bulletThe Companies Act 1985 and 1989
bulletThe Industrial and Provident Societies Act 1965 and 1978
bulletDeed of Trust

These legal routes enable the use of the following 6 models:

Under The Companies Act7

bulletA Private Company Limited by Shares
bulletA Private Company Limited by Guarantee
bulletA Limited Partnership

Under The Industrial Provident Societies Acts8

bulletCommon Ownership and Joint Ownership Co-operatives
bulletWorkers Co-operative

Under a Deed of Trust 9

bulletDeed of trust prepared by a solicitor

Principles of Organisational Governance for Social Landowners

There are seven principles of organisational governance that social land ownership organisations should strive to practice. These are:

  1. Voluntary and open membership
  2. [All those who qualify for membership must be allowed to join]

  3. Democratic member control
  4. [One member one vote]

  5. Member economic participation
  6. [Members contribute equitably to, and democratically control the assets and capital of the organisation. If shares are held there are limits to the amount a member can hold and limits are placed on any return on capital subscribed]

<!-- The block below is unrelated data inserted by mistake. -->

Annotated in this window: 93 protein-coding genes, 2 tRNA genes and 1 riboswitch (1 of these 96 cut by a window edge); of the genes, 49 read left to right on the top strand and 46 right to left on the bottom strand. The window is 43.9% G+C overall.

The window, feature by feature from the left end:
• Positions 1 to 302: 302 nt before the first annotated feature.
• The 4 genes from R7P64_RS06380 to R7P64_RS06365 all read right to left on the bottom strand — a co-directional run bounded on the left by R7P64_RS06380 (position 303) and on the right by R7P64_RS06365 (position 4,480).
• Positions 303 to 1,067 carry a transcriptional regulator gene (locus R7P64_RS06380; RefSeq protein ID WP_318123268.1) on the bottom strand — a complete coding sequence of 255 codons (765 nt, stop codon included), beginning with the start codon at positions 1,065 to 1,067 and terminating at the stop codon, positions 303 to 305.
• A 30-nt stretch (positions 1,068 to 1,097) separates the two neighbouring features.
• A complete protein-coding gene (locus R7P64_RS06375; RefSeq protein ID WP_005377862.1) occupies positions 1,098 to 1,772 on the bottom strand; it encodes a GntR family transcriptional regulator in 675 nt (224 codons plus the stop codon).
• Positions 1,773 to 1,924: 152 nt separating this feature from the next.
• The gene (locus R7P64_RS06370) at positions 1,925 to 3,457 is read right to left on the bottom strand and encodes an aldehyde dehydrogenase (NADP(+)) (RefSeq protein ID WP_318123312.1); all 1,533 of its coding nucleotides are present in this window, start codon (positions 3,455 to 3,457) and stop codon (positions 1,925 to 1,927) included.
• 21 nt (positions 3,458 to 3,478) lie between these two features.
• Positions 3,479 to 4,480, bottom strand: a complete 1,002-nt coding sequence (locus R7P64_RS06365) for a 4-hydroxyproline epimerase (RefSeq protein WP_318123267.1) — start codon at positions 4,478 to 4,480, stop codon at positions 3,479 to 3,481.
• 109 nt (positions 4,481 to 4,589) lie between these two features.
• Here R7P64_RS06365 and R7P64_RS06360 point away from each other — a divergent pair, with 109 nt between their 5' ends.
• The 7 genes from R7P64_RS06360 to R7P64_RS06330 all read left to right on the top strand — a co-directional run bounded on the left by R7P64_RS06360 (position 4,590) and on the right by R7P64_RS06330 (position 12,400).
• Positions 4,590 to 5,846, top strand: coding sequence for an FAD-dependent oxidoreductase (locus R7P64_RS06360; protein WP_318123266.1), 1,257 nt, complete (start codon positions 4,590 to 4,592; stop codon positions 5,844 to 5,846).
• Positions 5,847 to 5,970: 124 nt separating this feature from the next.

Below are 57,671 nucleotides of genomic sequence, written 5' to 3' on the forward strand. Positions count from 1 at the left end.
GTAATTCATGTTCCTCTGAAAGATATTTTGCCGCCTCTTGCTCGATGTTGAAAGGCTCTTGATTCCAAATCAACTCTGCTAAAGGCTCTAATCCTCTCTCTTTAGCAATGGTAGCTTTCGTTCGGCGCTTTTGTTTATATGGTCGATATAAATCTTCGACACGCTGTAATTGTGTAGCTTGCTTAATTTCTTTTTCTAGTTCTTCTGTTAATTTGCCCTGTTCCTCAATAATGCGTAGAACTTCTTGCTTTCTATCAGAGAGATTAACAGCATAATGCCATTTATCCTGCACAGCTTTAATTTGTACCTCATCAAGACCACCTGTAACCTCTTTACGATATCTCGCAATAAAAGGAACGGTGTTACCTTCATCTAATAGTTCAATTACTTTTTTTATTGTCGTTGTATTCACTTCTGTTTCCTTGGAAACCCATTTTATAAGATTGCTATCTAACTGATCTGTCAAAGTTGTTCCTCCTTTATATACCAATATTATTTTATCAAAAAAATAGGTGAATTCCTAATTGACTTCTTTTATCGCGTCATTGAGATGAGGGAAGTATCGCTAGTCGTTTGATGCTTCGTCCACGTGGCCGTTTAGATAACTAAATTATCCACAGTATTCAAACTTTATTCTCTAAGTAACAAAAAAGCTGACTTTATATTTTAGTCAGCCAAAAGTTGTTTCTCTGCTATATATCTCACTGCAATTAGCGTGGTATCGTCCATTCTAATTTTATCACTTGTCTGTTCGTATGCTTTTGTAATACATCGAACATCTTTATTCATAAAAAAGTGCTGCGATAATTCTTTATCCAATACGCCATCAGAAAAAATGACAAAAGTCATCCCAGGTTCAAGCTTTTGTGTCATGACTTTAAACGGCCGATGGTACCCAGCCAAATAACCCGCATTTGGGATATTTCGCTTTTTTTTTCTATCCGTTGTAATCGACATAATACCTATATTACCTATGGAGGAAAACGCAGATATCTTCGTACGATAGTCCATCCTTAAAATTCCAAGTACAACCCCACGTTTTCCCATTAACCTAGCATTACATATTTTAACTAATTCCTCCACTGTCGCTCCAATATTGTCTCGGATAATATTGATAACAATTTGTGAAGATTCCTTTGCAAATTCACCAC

7. Autonomy and Independence
  8. [If the organisation enters into agreements with other organisations, it should be on terms that protect the democratic control of the organisation by members, and protects the assets of the organisation]

  9. Education, training and information to members should be a principle of good organisational governance.
  10. Co-operation amongst social land owners and others in the social economy
  11. Concern for the wider community, environment and culture of the area

Safeguarding Social Land Ownership from Asset Raiders

Much of the land that has been acquired by the NfP sector cannot be disposed of on the private land market as it is held (gifted) in perpetuity. There is a need therefore to safeguard the long term interests of social and not-for-private-profit land ownership from being undermined by extreme individualism, opportunism and HM Treasury directives.